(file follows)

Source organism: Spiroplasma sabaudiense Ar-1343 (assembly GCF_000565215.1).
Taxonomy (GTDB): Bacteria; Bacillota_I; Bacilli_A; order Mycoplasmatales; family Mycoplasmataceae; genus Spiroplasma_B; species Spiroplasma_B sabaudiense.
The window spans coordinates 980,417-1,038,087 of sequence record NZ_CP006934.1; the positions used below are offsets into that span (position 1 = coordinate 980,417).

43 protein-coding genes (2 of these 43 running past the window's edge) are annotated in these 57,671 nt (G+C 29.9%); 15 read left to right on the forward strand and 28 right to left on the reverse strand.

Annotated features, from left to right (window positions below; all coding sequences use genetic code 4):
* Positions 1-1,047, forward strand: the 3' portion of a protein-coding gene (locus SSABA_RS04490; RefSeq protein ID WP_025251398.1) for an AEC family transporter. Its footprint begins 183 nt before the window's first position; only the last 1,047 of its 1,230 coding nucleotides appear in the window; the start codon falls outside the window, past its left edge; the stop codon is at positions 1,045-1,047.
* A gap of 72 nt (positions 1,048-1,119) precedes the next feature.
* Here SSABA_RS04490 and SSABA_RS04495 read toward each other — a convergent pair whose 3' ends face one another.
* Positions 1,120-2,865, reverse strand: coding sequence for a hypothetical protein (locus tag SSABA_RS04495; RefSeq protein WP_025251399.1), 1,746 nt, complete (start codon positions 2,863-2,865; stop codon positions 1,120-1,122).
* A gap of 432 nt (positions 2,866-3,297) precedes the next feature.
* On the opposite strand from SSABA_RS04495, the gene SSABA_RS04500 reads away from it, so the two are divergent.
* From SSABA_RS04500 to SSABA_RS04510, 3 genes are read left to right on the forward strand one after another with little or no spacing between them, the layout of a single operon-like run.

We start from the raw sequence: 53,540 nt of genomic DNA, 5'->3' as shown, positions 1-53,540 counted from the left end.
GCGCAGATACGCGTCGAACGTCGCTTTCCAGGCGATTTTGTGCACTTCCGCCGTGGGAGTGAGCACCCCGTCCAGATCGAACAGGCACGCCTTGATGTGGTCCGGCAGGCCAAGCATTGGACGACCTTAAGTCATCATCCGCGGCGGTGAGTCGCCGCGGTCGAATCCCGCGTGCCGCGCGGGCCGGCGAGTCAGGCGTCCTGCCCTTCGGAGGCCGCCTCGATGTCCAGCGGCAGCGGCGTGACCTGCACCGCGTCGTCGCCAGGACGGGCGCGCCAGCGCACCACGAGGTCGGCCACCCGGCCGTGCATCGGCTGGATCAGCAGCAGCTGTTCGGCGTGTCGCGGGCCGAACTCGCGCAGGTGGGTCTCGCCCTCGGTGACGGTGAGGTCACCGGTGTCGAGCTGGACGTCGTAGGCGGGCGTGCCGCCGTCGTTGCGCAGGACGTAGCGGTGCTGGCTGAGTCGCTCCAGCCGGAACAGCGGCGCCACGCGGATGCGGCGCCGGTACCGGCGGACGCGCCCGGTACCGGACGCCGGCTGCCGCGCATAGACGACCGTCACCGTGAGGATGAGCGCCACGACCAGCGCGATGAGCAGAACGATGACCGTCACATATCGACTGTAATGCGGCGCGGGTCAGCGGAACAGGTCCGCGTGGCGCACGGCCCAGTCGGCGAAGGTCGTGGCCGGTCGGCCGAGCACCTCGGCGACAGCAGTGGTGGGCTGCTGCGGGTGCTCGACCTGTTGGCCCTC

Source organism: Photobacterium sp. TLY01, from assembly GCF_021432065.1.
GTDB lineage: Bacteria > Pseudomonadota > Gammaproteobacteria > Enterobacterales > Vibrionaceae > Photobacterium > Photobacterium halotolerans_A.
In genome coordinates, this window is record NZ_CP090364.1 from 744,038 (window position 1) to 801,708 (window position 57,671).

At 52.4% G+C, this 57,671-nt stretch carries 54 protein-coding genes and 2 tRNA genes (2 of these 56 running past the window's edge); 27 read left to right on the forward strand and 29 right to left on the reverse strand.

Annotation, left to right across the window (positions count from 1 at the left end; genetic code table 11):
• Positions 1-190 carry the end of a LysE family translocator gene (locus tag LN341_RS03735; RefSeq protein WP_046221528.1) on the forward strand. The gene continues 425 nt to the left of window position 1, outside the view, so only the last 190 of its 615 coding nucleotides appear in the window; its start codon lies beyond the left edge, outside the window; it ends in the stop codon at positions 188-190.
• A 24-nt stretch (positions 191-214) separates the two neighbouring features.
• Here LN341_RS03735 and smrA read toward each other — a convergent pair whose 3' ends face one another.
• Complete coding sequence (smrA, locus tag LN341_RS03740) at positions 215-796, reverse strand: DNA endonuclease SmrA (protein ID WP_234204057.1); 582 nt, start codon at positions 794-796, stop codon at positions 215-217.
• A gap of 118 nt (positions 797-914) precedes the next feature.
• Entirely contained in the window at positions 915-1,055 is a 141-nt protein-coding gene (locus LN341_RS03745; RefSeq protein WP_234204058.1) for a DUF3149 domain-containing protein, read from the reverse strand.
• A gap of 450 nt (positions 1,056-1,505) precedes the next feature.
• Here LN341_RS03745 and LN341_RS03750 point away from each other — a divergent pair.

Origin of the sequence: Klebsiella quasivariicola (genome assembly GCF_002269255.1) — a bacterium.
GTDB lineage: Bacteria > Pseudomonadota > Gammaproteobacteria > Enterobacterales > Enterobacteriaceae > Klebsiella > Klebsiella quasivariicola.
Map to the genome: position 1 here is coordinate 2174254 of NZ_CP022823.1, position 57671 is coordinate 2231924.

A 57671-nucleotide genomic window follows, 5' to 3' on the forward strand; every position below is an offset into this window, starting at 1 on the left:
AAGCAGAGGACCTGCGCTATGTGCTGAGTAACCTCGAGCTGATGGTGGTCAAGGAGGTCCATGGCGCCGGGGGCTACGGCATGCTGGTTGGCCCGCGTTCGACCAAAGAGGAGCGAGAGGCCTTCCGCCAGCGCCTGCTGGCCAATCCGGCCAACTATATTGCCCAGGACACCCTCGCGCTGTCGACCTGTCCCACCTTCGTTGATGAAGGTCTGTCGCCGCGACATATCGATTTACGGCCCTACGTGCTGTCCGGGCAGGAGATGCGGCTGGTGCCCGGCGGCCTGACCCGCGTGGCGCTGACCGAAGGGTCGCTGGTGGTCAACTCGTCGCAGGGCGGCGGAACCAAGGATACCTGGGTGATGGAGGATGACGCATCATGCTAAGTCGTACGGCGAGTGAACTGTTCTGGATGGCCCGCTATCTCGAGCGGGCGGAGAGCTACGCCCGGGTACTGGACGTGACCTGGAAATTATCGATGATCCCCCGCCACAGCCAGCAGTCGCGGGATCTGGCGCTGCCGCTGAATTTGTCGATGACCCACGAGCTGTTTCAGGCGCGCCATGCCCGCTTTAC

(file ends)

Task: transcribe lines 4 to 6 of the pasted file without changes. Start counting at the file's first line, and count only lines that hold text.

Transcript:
43 protein-coding genes (2 of these 43 running past the window's edge) are annotated in these 57,671 nt (G+C 29.9%); 15 read left to right on the forward strand and 28 right to left on the reverse strand.

Annotated features, from left to right (window positions below; all coding sequences use genetic code 4):
* Positions 1-1,047, forward strand: the 3' portion of a protein-coding gene (locus SSABA_RS04490; RefSeq protein ID WP_025251398.1) for an AEC family transporter. Its footprint begins 183 nt before the window's first position; only the last 1,047 of its 1,230 coding nucleotides appear in the window; the start codon falls outside the window, past its left edge; the stop codon is at positions 1,045-1,047.